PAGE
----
Much Vin de Pays is marked Vin de Pays d'Oc. This means that it is Vin de Pays that comes from the Languedoc-Roussillon region in the south of France, encompassing over 700,000 acres, a third of France's vineyards (the entire United States has only about 400,000 acres devoted to wine grapes). They make varietal wines of varying quality in the New World style, and are marketed aggressively for export. Some parts of Languedoc-Roussillon have recently gained AOC status (Coteaux de Languedoc, Minervois, Corbieres), and there is a general push in the region towards higher quality.

The prices for Vin de Pays d'Oc are typically excellent, and it is worth searching for reliable brands for inexpensive varietal table wine.

Red Abarbanel "Aude Valley Estate" Cabernet Sauvignon 2003 (Vin de Pays de l'Aude)
26 April 2008 Dark and smoky, with abundant wood, tobacco, and potpourri. Average tannins and medium-full body.
$14 / bottle
White Fortant, Kosher Chardonnay 2006 (Vin de Pays d'Oc)
20 May 2011 Plump mouthfeel, crisp citrus and slate with hints of exotic pears. Fatty finish.
$9 / bottle
White Fortant, Kosher Chardonnay 2003 (Vin de Pays d'Oc)
21 March 2008 Plump and very buttery, surprisingly fat for light wood. Otherwise unremarkable.
$10 / bottle
White Abarbanel, Aude Valley Estate Chardonnay 2003 (Vin de Pays de l'Aude)
26 February 2008 Bright tropical fruit and green apples, slightly buttery mouthfeel. Minimal wood. Extremely crisp and refreshing, very pure flavors, pleasant.
$16 / bottle
White L'Orval, Chardonnay 2001 (Languedoc-Roussillon)
2003 Simplistic, clean fruit, with a light buttery texture. Very pale. No noticable oak. Chablis-style but much lighter.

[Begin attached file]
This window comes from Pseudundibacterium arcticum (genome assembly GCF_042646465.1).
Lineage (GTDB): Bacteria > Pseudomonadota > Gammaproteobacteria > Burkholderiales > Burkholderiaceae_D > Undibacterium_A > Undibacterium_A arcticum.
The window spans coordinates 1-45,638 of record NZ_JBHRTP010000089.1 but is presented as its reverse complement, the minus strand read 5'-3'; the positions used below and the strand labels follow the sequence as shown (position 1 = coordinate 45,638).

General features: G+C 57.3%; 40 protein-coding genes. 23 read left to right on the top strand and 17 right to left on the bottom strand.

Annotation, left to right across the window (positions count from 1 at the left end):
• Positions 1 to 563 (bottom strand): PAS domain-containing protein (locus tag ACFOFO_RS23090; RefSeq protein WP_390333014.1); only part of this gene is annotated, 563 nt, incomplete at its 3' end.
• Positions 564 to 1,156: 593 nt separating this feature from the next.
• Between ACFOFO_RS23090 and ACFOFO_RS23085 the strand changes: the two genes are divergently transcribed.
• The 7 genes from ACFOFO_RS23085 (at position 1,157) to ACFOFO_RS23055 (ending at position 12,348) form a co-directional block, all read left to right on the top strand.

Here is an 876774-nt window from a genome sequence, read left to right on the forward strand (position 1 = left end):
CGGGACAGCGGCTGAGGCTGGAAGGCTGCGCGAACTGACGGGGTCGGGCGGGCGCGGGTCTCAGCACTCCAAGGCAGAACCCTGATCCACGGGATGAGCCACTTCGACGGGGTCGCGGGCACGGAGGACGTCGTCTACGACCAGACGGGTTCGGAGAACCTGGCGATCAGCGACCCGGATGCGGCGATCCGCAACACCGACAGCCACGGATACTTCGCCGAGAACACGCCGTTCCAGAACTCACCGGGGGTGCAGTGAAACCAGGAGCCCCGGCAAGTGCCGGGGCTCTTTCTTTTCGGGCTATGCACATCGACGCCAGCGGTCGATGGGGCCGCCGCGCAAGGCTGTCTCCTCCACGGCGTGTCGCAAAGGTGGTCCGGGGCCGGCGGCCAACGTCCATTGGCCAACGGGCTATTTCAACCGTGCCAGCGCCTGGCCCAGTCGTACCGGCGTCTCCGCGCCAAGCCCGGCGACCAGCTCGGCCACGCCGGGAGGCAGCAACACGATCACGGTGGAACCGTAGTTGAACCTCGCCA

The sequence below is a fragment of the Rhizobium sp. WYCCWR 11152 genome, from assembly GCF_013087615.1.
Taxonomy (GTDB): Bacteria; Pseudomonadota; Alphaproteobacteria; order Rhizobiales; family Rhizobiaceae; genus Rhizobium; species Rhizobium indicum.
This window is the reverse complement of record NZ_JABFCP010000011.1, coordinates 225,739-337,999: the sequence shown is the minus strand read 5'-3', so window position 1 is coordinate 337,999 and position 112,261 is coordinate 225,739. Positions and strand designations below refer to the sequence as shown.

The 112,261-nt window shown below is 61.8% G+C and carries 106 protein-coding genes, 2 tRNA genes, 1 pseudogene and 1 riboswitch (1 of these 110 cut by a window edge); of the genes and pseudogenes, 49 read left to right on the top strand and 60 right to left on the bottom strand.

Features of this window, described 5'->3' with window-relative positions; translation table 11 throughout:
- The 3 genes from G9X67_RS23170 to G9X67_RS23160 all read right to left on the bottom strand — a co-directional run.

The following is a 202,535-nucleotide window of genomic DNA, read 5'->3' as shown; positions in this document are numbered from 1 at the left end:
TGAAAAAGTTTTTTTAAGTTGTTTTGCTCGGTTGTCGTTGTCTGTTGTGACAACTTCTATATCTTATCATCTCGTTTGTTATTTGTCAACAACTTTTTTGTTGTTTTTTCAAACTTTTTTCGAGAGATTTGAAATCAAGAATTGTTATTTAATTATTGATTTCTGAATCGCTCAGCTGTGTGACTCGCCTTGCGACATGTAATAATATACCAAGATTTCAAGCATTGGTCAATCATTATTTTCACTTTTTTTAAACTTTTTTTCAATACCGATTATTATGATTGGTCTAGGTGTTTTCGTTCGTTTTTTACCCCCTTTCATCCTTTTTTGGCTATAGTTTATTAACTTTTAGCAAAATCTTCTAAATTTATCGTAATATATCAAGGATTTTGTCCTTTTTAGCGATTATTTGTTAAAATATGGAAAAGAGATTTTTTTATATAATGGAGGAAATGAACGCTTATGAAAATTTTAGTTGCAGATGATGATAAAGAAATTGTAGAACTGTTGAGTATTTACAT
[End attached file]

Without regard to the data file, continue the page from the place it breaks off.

$5.50 / bottle
White Novellum, Chardonnay Reserve Cuvee 2000 (Languedoc-Roussillon)
10 April 2002 Crisp fruit, very smooth texture, good pear/apple flavor with a light pear/melon impression and medium/short finish. Light oak.
$10 / bottle
Red Domaine Sainte Eugenie, "Le Clos Millesime" 2008 (Vin de Pays de Hauterne)
21 February 2011 Dark fruit with strong, almost bitter tannins. Spicy wood finish. Bell peppers and grape stems as it evolves.
$12 / bottle
Red Fortant, Kosher Cabernet Sauvignon 2006 (Vin de Pays d'Oc)
14 July 2011 Dark blackcurrants and spicy bell peppers with hints of tobacco and cigar smoke. Very tannic and heady finish. Unsubtle yet sophisticated.
$9 / bottle
Red Red Bicyclette, Syrah 2009 (Vin de Pays d'Oc)
13 September 2011 Juicy red cherry and raspberry fruit with firm tannins. Slightly hot. Minimal wood.
$10 / bottle
Red Fortant de France, Cabernet Sauvignon 2000 (Languedoc-Roussillon)
2002 Strong, peppery smoked wood, tar, and plump berry flavor. Lightly astringent.
$6 / bottle
Red Maison Nicolas, "Reserve" Cabernet Sauvignon 2001 (Languedoc-Roussillon)
2003 Forward and slightly drying, with heavy smoke and blackcurrants. Thins quickly. Still very quaffable.
$6 / bottle

Vin de Table de France

White Rene Junot, Dry White Table Wine NV Chenin Blanc/Sauvignon Blanc/Chardonnay 50/30/20
8 November 2004 Bloated, with a overly creamy mouthfeel. Very light grape and melon flavors; not very crisp.
$4 / bottle
Red Rene Junot, Dry Red Table Wine NV Syrah/Grenache/Carignan 20/40/40
2004 Thin, flat, and one-dimensional simple fruit. Almost watery.
$4 / bottle
Sparkling Francois Montand, Blanc de Blancs Brut NV (France)
13 April 2008 Apples and light grape over wet bread. Muddled flavors, lots of bite.
$8 / bottle